Preprint in English | EuropePMC | ID: ppcovidwho-335438

ABSTRACT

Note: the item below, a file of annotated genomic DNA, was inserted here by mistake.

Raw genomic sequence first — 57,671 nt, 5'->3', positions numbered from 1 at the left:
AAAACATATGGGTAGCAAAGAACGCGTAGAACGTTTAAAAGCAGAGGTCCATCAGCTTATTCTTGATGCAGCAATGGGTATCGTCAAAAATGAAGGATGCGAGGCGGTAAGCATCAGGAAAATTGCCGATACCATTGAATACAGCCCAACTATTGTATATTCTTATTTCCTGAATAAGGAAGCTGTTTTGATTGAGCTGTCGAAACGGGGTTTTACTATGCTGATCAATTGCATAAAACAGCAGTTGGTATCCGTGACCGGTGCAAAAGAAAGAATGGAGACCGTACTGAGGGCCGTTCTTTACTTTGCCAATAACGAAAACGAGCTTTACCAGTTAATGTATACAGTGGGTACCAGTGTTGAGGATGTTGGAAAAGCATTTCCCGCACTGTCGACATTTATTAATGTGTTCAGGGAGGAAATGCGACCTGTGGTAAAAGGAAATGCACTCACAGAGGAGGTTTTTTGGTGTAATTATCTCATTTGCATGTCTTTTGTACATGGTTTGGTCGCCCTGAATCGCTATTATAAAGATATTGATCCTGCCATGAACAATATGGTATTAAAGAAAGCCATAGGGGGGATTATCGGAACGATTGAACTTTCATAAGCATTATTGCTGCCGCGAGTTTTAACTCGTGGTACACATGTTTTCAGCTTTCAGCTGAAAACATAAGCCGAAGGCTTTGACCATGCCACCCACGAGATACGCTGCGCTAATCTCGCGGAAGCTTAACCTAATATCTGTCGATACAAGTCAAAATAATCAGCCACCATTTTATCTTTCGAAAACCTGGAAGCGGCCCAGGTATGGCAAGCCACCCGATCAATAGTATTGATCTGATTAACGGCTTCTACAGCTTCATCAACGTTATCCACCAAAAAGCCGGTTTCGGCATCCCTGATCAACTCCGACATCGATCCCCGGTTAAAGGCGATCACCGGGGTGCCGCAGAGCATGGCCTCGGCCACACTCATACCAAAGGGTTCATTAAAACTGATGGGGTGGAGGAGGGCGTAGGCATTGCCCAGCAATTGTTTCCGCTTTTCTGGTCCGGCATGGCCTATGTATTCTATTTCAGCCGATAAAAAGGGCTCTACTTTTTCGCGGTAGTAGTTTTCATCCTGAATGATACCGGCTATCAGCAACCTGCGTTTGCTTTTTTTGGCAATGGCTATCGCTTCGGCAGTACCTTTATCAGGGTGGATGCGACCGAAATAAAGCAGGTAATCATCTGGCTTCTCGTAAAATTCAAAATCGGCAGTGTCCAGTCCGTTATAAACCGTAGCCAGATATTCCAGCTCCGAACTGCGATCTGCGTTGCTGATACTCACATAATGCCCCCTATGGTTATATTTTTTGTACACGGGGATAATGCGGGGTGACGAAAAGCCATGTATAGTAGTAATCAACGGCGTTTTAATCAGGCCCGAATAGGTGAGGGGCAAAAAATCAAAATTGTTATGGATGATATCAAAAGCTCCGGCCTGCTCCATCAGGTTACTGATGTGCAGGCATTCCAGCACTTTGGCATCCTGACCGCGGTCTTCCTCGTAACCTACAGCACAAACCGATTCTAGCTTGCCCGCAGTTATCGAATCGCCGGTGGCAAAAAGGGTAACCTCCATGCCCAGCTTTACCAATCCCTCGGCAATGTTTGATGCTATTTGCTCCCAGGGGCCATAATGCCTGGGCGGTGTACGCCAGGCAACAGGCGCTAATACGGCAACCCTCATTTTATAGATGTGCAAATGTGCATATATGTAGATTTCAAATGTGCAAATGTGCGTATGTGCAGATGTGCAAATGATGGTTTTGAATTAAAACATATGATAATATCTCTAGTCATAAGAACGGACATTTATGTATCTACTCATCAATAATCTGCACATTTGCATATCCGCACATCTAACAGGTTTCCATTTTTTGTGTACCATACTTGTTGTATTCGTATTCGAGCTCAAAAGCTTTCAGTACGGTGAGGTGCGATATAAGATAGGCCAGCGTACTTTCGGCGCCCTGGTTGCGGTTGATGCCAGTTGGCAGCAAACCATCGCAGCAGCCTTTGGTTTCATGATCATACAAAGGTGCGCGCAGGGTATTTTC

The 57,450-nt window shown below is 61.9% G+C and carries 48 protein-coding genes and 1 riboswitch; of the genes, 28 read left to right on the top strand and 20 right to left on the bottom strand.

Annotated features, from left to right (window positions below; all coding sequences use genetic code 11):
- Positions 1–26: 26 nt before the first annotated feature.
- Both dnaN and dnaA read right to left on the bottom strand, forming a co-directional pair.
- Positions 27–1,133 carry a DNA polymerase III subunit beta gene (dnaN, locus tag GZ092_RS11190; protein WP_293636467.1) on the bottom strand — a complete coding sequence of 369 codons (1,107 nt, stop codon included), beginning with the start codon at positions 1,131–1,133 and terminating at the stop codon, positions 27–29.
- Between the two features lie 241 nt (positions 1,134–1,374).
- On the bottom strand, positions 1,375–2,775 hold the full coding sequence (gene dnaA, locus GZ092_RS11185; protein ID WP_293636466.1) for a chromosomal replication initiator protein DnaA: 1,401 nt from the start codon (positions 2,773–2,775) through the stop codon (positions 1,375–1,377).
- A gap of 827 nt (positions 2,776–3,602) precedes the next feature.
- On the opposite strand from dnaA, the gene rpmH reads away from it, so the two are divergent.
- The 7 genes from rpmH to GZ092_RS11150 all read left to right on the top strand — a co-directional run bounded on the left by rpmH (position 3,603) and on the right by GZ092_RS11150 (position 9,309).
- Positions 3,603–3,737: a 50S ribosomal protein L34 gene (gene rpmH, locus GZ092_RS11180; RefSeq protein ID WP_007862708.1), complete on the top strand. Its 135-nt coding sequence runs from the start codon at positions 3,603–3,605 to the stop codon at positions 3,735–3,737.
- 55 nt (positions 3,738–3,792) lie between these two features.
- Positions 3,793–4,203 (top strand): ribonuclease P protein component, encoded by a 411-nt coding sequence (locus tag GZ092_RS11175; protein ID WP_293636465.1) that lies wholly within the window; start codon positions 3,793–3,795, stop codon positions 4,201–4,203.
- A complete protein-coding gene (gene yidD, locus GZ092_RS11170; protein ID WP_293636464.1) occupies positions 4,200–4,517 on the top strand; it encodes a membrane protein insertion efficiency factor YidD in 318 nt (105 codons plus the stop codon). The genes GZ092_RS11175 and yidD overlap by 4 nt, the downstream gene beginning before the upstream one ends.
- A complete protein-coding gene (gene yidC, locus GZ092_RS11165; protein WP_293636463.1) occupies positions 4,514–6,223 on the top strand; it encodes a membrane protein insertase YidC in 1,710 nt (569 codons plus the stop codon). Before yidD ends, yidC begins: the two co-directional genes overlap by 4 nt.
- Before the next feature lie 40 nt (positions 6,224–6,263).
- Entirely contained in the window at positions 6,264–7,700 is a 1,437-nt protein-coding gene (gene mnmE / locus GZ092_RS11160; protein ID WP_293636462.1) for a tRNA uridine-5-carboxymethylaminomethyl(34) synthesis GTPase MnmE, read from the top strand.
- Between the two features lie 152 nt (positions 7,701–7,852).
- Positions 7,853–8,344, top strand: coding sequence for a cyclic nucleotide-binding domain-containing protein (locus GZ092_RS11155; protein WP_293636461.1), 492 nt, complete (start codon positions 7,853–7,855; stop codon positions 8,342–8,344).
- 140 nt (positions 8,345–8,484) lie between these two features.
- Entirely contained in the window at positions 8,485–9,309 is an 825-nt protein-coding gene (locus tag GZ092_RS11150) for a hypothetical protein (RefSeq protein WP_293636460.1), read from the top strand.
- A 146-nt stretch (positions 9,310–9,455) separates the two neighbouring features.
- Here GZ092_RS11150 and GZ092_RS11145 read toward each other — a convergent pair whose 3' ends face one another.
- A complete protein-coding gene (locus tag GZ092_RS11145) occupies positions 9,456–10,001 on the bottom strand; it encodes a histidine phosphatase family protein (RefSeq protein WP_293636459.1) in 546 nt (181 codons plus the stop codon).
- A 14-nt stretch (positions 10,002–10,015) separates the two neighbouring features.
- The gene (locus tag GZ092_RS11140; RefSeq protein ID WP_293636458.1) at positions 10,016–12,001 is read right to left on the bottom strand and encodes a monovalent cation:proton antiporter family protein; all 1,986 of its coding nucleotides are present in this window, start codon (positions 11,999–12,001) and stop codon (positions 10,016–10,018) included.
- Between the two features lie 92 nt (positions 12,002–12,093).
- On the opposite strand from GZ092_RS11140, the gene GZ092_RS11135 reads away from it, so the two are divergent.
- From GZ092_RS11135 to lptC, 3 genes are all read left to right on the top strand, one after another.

Background: Although immunomodulators (tocilizumab or baricitinib) have been shown to improve outcomes in patients with coronavirus disease (COVID-19), the additive effect of remdesivir is unknown. We retrospectively tested the effect of remdesivir in combination with immunomodulators and standard treatments in COVID-19 patients. Methods: : A retrospective, single-center study was conducted on patients with COVID-19 admitted to the Hokkaido University Hospital between April 2020 and September 2021, who were treated with either tocilizumab or baricitinib. The duration to achievement of oxygen-free in both groups was compared, and the effect of remdesivir use on respiratory status was examined through multivariate analysis. The severity of respiratory status in the two groups on day 14 and day 28 was compared. A sensitivity analysis using propensity score was also performed. Results: : We enrolled 98 patients who received either tocilizumab or baricitinib. Of these, 72 patients used remdesivir (remdesivir group) and 26 did not (control group). Most cases were severe and treated with concomitant steroids. The remdesivir group had faster recovery of respiratory status compared to the control group (11 days vs. 26 days, P=0.033). Multivariate analysis showed that remdesivir use contributed to shorter time to being oxygen-free (hazard ratio [HR] = 2.33, 95 % confidence interval [CI] 1.17 – 4.46, P=0.016). Age, body mass index, diabetes mellitus, and time from onset to oxygen administration were independent prognostic factors. The remdesivir group achieved higher rate of oxygen free than the control group at days 14 and 28 after treatment (P=0.033, P=0.003, respectively). The degree of improvement from baseline severity was also higher in the remdesivir group (day 14;P=0.047, day 28;P=0.018). The survival time between two groups was not significantly different (HR = 0.55, 95 %CI 0.10 – 2.99, P=0.49). Similarly, the propensity score-matched patient groups showed the efficacy of remdesivir. Conclusions: : Among patients with COVID-19 who used immunomodulator containing tocilizumab or baricitiib, remdesivir contributed to shorter respiratory recovery time and better respiratory status at days 14 and 28. Concomitant use of remdesivir may contribute to improved respiratory status in patients on immunomodulator and standard treatment.